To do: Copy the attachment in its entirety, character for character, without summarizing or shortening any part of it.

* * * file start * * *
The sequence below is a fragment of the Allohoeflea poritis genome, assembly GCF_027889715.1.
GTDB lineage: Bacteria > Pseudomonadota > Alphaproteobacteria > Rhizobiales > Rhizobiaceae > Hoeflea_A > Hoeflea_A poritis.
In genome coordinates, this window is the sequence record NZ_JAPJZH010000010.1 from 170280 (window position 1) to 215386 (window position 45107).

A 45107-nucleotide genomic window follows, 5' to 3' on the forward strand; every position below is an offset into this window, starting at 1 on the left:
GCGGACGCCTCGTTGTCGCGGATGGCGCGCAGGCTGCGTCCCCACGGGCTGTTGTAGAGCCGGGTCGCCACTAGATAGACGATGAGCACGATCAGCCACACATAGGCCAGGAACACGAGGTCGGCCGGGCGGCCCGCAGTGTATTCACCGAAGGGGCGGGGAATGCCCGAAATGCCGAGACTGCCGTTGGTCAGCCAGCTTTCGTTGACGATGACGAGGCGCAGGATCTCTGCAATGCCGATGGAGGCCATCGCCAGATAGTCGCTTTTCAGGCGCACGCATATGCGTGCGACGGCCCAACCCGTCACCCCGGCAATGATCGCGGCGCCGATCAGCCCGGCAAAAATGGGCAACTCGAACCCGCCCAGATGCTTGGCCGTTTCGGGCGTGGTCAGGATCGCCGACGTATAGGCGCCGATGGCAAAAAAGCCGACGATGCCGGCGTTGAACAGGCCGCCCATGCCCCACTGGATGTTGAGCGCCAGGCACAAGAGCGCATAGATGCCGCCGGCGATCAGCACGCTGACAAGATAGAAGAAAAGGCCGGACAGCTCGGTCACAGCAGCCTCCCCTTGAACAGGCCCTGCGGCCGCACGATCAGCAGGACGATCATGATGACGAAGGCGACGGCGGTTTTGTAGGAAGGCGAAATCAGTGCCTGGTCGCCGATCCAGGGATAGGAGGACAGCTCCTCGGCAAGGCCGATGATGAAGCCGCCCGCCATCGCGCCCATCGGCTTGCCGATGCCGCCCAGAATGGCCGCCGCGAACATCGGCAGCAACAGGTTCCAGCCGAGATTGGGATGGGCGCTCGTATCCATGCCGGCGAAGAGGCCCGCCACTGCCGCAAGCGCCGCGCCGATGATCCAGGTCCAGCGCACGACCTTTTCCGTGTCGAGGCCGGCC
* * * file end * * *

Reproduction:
The sequence below is a fragment of the Allohoeflea poritis genome, assembly GCF_027889715.1.
GTDB lineage: Bacteria > Pseudomonadota > Alphaproteobacteria > Rhizobiales > Rhizobiaceae > Hoeflea_A > Hoeflea_A poritis.
In genome coordinates, this window is the sequence record NZ_JAPJZH010000010.1 from 170280 (window position 1) to 215386 (window position 45107).

A 45107-nucleotide genomic window follows, 5' to 3' on the forward strand; every position below is an offset into this window, starting at 1 on the left:
GCGGACGCCTCGTTGTCGCGGATGGCGCGCAGGCTGCGTCCCCACGGGCTGTTGTAGAGCCGGGTCGCCACTAGATAGACGATGAGCACGATCAGCCACACATAGGCCAGGAACACGAGGTCGGCCGGGCGGCCCGCAGTGTATTCACCGAAGGGGCGGGGAATGCCCGAAATGCCGAGACTGCCGTTGGTCAGCCAGCTTTCGTTGACGATGACGAGGCGCAGGATCTCTGCAATGCCGATGGAGGCCATCGCCAGATAGTCGCTTTTCAGGCGCACGCATATGCGTGCGACGGCCCAACCCGTCACCCCGGCAATGATCGCGGCGCCGATCAGCCCGGCAAAAATGGGCAACTCGAACCCGCCCAGATGCTTGGCCGTTTCGGGCGTGGTCAGGATCGCCGACGTATAGGCGCCGATGGCAAAAAAGCCGACGATGCCGGCGTTGAACAGGCCGCCCATGCCCCACTGGATGTTGAGCGCCAGGCACAAGAGCGCATAGATGCCGCCGGCGATCAGCACGCTGACAAGATAGAAGAAAAGGCCGGACAGCTCGGTCACAGCAGCCTCCCCTTGAACAGGCCCTGCGGCCGCACGATCAGCAGGACGATCATGATGACGAAGGCGACGGCGGTTTTGTAGGAAGGCGAAATCAGTGCCTGGTCGCCGATCCAGGGATAGGAGGACAGCTCCTCGGCAAGGCCGATGATGAAGCCGCCCGCCATCGCGCCCATCGGCTTGCCGATGCCGCCCAGAATGGCCGCCGCGAACATCGGCAGCAACAGGTTCCAGCCGAGATTGGGATGGGCGCTCGTATCCATGCCGGCGAAGAGGCCCGCCACTGCCGCAAGCGCCGCGCCGATGATCCAGGTCCAGCGCACGACCTTTTCCGTGTCGAGGCCGGCC